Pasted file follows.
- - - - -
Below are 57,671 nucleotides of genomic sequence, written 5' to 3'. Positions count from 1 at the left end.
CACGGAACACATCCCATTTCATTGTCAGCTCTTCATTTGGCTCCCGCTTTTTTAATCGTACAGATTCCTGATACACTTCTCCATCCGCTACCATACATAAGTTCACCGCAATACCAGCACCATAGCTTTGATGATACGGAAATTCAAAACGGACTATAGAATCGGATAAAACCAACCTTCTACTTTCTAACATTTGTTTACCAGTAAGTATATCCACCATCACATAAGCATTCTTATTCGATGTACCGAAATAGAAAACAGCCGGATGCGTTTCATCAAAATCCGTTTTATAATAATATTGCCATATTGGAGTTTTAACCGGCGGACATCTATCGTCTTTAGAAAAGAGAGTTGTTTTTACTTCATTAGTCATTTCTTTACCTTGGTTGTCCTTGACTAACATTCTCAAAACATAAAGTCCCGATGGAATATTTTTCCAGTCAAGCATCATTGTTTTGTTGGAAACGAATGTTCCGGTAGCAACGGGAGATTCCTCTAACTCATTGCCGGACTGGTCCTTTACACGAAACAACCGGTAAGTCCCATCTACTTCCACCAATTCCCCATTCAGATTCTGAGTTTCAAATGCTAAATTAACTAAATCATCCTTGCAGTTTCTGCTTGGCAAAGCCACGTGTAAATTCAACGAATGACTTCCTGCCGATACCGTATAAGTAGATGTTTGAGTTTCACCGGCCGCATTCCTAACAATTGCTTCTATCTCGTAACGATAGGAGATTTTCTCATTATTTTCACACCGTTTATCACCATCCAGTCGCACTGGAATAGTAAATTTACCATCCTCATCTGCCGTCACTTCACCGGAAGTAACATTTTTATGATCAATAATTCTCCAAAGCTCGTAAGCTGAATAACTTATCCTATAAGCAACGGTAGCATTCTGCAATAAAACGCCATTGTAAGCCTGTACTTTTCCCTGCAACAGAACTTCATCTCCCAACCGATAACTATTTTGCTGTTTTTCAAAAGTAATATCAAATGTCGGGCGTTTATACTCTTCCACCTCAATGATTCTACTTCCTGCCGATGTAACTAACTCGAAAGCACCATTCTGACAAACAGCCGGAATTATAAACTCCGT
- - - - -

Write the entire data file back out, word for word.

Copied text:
Below are 57,671 nucleotides of genomic sequence, written 5' to 3'. Positions count from 1 at the left end.
CACGGAACACATCCCATTTCATTGTCAGCTCTTCATTTGGCTCCCGCTTTTTTAATCGTACAGATTCCTGATACACTTCTCCATCCGCTACCATACATAAGTTCACCGCAATACCAGCACCATAGCTTTGATGATACGGAAATTCAAAACGGACTATAGAATCGGATAAAACCAACCTTCTACTTTCTAACATTTGTTTACCAGTAAGTATATCCACCATCACATAAGCATTCTTATTCGATGTACCGAAATAGAAAACAGCCGGATGCGTTTCATCAAAATCCGTTTTATAATAATATTGCCATATTGGAGTTTTAACCGGCGGACATCTATCGTCTTTAGAAAAGAGAGTTGTTTTTACTTCATTAGTCATTTCTTTACCTTGGTTGTCCTTGACTAACATTCTCAAAACATAAAGTCCCGATGGAATATTTTTCCAGTCAAGCATCATTGTTTTGTTGGAAACGAATGTTCCGGTAGCAACGGGAGATTCCTCTAACTCATTGCCGGACTGGTCCTTTACACGAAACAACCGGTAAGTCCCATCTACTTCCACCAATTCCCCATTCAGATTCTGAGTTTCAAATGCTAAATTAACTAAATCATCCTTGCAGTTTCTGCTTGGCAAAGCCACGTGTAAATTCAACGAATGACTTCCTGCCGATACCGTATAAGTAGATGTTTGAGTTTCACCGGCCGCATTCCTAACAATTGCTTCTATCTCGTAACGATAGGAGATTTTCTCATTATTTTCACACCGTTTATCACCATCCAGTCGCACTGGAATAGTAAATTTACCATCCTCATCTGCCGTCACTTCACCGGAAGTAACATTTTTATGATCAATAATTCTCCAAAGCTCGTAAGCTGAATAACTTATCCTATAAGCAACGGTAGCATTCTGCAATAAAACGCCATTGTAAGCCTGTACTTTTCCCTGCAACAGAACTTCATCTCCCAACCGATAACTATTTTGCTGTTTTTCAAAAGTAATATCAAATGTCGGGCGTTTATACTCTTCCACCTCAATGATTCTACTTCCTGCCGATGTAACTAACTCGAAAGCACCATTCTGACAAACAGCCGGAATTATAAACTCCGT